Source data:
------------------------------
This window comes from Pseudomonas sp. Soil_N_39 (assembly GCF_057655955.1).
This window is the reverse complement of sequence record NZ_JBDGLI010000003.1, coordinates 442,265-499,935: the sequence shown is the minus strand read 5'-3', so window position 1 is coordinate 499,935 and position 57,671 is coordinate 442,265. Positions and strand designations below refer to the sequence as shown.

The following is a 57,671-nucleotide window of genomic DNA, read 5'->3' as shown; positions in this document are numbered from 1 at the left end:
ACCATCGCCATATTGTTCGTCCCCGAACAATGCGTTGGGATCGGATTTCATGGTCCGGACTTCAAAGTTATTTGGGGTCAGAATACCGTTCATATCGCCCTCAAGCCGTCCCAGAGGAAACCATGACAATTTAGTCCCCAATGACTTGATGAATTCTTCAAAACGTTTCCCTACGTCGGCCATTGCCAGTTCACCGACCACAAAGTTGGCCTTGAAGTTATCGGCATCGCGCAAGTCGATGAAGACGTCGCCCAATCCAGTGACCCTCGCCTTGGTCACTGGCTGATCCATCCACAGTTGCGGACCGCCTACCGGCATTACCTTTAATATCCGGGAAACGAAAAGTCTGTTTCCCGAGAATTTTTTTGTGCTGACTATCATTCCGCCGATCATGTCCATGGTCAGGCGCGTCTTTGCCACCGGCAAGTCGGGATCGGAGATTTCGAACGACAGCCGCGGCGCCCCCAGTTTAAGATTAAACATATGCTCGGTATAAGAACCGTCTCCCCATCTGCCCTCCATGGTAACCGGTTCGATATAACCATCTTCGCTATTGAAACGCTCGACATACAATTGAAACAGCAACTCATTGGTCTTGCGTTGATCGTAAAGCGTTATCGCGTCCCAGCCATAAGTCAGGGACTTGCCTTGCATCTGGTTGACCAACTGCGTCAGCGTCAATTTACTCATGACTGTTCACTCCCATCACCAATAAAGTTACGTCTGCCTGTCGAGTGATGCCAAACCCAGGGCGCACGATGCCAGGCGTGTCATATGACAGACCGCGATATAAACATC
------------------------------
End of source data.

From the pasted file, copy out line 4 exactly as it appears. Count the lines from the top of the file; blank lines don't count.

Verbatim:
ACCATCGCCATATTGTTCGTCCCCGAACAATGCGTTGGGATCGGATTTCATGGTCCGGACTTCAAAGTTATTTGGGGTCAGAATACCGTTCATATCGCCCTCAAGCCGTCCCAGAGGAAACCATGACAATTTAGTCCCCAATGACTTGATGAATTCTTCAAAACGTTTCCCTACGTCGGCCATTGCCAGTTCACCGACCACAAAGTTGGCCTTGAAGTTATCGGCATCGCGCAAGTCGATGAAGACGTCGCCCAATCCAGTGACCCTCGCCTTGGTCACTGGCTGATCCATCCACAGTTGCGGACCGCCTACCGGCATTACCTTTAATATCCGGGAAACGAAAAGTCTGTTTCCCGAGAATTTTTTTGTGCTGACTATCATTCCGCCGATCATGTCCATGGTCAGGCGCGTCTTTGCCACCGGCAAGTCGGGATCGGAGATTTCGAACGACAGCCGCGGCGCCCCCAGTTTAAGATTAAACATATGCTCGGTATAAGAACCGTCTCCCCATCTGCCCTCCATGGTAACCGGTTCGATATAACCATCTTCGCTATTGAAACGCTCGACATACAATTGAAACAGCAACTCATTGGTCTTGCGTTGATCGTAAAGCGTTATCGCGTCCCAGCCATAAGTCAGGGACTTGCCTTGCATCTGGTTGACCAACTGCGTCAGCGTCAATTTACTCATGACTGTTCACTCCCATCACCAATAAAGTTACGTCTGCCTGTCGAGTGATGCCAAACCCAGGGCGCACGATGCCAGGCGTGTCATATGACAGACCGCGATATAAACATC